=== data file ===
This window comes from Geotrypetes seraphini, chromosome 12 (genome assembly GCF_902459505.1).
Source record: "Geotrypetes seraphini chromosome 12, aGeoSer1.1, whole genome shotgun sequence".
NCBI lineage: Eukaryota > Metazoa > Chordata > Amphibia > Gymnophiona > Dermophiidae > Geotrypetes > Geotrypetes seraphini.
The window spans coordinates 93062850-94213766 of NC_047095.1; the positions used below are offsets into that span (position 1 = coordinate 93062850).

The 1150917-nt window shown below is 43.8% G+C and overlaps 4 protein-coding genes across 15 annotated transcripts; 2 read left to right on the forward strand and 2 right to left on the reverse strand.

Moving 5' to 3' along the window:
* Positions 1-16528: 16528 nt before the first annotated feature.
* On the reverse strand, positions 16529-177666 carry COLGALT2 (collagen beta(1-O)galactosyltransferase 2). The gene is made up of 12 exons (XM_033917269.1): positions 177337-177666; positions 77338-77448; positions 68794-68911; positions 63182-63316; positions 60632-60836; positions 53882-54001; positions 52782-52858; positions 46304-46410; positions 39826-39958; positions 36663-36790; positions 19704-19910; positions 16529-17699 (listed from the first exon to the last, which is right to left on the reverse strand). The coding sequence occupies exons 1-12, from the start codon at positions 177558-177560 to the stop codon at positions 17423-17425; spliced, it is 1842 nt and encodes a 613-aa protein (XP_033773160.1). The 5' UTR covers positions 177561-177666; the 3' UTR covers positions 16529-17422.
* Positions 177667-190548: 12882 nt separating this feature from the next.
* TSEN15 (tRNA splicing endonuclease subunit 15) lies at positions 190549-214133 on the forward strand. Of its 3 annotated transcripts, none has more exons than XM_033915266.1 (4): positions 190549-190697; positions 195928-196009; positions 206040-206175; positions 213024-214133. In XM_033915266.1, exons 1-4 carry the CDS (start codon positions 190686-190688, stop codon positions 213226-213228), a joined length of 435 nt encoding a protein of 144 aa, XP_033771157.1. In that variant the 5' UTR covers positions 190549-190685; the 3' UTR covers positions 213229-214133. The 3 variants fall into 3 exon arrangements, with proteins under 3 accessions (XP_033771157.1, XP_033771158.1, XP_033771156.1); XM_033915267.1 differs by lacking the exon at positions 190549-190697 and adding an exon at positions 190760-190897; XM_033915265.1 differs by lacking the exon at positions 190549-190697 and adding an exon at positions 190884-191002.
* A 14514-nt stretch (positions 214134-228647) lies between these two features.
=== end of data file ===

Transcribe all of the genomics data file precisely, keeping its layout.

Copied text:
This window comes from Geotrypetes seraphini, chromosome 12 (genome assembly GCF_902459505.1).
Source record: "Geotrypetes seraphini chromosome 12, aGeoSer1.1, whole genome shotgun sequence".
NCBI lineage: Eukaryota > Metazoa > Chordata > Amphibia > Gymnophiona > Dermophiidae > Geotrypetes > Geotrypetes seraphini.
The window spans coordinates 93062850-94213766 of NC_047095.1; the positions used below are offsets into that span (position 1 = coordinate 93062850).

The 1150917-nt window shown below is 43.8% G+C and overlaps 4 protein-coding genes across 15 annotated transcripts; 2 read left to right on the forward strand and 2 right to left on the reverse strand.

Moving 5' to 3' along the window:
* Positions 1-16528: 16528 nt before the first annotated feature.
* On the reverse strand, positions 16529-177666 carry COLGALT2 (collagen beta(1-O)galactosyltransferase 2). The gene is made up of 12 exons (XM_033917269.1): positions 177337-177666; positions 77338-77448; positions 68794-68911; positions 63182-63316; positions 60632-60836; positions 53882-54001; positions 52782-52858; positions 46304-46410; positions 39826-39958; positions 36663-36790; positions 19704-19910; positions 16529-17699 (listed from the first exon to the last, which is right to left on the reverse strand). The coding sequence occupies exons 1-12, from the start codon at positions 177558-177560 to the stop codon at positions 17423-17425; spliced, it is 1842 nt and encodes a 613-aa protein (XP_033773160.1). The 5' UTR covers positions 177561-177666; the 3' UTR covers positions 16529-17422.
* Positions 177667-190548: 12882 nt separating this feature from the next.
* TSEN15 (tRNA splicing endonuclease subunit 15) lies at positions 190549-214133 on the forward strand. Of its 3 annotated transcripts, none has more exons than XM_033915266.1 (4): positions 190549-190697; positions 195928-196009; positions 206040-206175; positions 213024-214133. In XM_033915266.1, exons 1-4 carry the CDS (start codon positions 190686-190688, stop codon positions 213226-213228), a joined length of 435 nt encoding a protein of 144 aa, XP_033771157.1. In that variant the 5' UTR covers positions 190549-190685; the 3' UTR covers positions 213229-214133. The 3 variants fall into 3 exon arrangements, with proteins under 3 accessions (XP_033771157.1, XP_033771158.1, XP_033771156.1); XM_033915267.1 differs by lacking the exon at positions 190549-190697 and adding an exon at positions 190760-190897; XM_033915265.1 differs by lacking the exon at positions 190549-190697 and adding an exon at positions 190884-191002.
* A 14514-nt stretch (positions 214134-228647) lies between these two features.